Gene transfer by electroporation, lipofection, and DEAE-dextran transfection: compatibility with cell-sorting by flow cytometry

Cytometry. 1992;13(1):23-30. doi: 10.1002/cyto.990130106.


The aim of this work was to define a transfection procedure that is compatible with the sorting and propagation of cells that transiently express a heterologous gene. Three requirements were established for the procedure and were met with COS monkey kidney cells that express a recombinant glutathione S-transferase (GST) gene. The transfection procedure used had to generate (i) populations in which at least 10% of the cells expressed recombinant GST, (ii) cellular morphological homogeneity throughout the population, and (iii) viable cells with at least a 5% colony-forming ability. Of the transfection techniques tested, only electroporation satisfied all three requirements. Usually 20-22% of the cells that survived electroporation expressed recombinant GST 3 days after electroporation as measured by flow cytometry, and 25% of the cells that survived electroporation formed colonies in cloning assays. Transfection with DEAE-dextran and chloroquine did enable 40% of the surviving cells to express GST, but only 0.01% of the cells that survived transfection formed colonies in cloning assays. Finally, with lipofection, only 1% of the surviving cells expressed recombinant GST, although 25-40% of the cells that survived transfection formed colonies. These studies define the merits and limitations of transfection techniques relative to the analysis and sorting of transfected cells by flow cytometry.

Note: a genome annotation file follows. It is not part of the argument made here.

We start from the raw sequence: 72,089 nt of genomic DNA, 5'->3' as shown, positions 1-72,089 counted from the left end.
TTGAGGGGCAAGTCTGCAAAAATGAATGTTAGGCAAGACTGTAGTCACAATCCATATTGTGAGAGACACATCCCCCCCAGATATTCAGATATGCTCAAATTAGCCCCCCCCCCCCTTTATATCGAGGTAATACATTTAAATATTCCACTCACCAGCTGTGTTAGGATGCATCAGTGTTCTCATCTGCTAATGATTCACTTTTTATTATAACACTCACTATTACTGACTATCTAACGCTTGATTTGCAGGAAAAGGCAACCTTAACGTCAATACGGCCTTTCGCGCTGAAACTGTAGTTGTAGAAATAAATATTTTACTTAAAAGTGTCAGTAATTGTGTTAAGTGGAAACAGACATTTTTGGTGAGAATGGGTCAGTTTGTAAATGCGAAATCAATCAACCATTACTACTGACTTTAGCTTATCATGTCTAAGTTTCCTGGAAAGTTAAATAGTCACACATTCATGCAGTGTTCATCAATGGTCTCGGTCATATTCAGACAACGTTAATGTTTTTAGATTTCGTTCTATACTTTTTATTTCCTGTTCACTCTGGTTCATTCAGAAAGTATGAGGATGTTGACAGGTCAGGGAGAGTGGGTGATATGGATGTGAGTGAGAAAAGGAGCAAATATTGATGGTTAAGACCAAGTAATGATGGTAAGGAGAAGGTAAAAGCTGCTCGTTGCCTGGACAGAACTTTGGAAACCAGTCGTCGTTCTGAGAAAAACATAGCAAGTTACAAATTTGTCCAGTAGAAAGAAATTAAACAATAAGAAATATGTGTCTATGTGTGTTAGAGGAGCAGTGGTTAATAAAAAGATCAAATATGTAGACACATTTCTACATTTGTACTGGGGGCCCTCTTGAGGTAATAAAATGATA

Publication types

  • Comparative Study
  • Research Support, U.S. Gov't, P.H.S.

MeSH terms

  • Animals
  • Cell Line
  • Cell Separation
  • DEAE-Dextran / pharmacology
  • Electricity
  • Flow Cytometry*
  • Genetic Techniques*
  • Phosphatidylethanolamines
  • Transfection*


  • Phosphatidylethanolamines
  • 1,2-dielaidoylphosphatidylethanolamine
  • DEAE-Dextran